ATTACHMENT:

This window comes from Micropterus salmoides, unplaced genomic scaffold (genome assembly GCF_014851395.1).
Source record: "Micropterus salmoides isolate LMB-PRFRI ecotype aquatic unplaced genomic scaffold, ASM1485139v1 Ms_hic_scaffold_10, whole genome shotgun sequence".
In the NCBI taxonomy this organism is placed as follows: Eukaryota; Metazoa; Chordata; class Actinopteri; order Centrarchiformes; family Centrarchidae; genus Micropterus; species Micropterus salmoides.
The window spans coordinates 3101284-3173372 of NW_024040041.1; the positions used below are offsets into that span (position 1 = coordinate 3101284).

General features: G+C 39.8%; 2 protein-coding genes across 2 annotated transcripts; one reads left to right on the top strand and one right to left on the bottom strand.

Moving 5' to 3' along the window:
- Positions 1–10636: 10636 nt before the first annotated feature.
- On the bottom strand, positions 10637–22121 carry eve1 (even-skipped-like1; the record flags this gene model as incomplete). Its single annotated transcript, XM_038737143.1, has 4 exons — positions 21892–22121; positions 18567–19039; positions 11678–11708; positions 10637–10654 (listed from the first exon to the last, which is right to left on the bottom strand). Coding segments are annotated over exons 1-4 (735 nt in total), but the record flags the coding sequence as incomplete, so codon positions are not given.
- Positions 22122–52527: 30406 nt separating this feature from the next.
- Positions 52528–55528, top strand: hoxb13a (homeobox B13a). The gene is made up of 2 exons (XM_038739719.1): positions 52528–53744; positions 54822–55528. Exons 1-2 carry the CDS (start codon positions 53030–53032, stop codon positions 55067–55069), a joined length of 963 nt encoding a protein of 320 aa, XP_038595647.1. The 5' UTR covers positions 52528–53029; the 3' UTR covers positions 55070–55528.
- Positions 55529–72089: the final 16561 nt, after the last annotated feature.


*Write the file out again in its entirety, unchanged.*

This window comes from Micropterus salmoides, unplaced genomic scaffold (genome assembly GCF_014851395.1).
Source record: "Micropterus salmoides isolate LMB-PRFRI ecotype aquatic unplaced genomic scaffold, ASM1485139v1 Ms_hic_scaffold_10, whole genome shotgun sequence".
In the NCBI taxonomy this organism is placed as follows: Eukaryota; Metazoa; Chordata; class Actinopteri; order Centrarchiformes; family Centrarchidae; genus Micropterus; species Micropterus salmoides.
The window spans coordinates 3101284-3173372 of NW_024040041.1; the positions used below are offsets into that span (position 1 = coordinate 3101284).

General features: G+C 39.8%; 2 protein-coding genes across 2 annotated transcripts; one reads left to right on the top strand and one right to left on the bottom strand.

Moving 5' to 3' along the window:
- Positions 1–10636: 10636 nt before the first annotated feature.
- On the bottom strand, positions 10637–22121 carry eve1 (even-skipped-like1; the record flags this gene model as incomplete). Its single annotated transcript, XM_038737143.1, has 4 exons — positions 21892–22121; positions 18567–19039; positions 11678–11708; positions 10637–10654 (listed from the first exon to the last, which is right to left on the bottom strand). Coding segments are annotated over exons 1-4 (735 nt in total), but the record flags the coding sequence as incomplete, so codon positions are not given.
- Positions 22122–52527: 30406 nt separating this feature from the next.
- Positions 52528–55528, top strand: hoxb13a (homeobox B13a). The gene is made up of 2 exons (XM_038739719.1): positions 52528–53744; positions 54822–55528. Exons 1-2 carry the CDS (start codon positions 53030–53032, stop codon positions 55067–55069), a joined length of 963 nt encoding a protein of 320 aa, XP_038595647.1. The 5' UTR covers positions 52528–53029; the 3' UTR covers positions 55070–55528.
- Positions 55529–72089: the final 16561 nt, after the last annotated feature.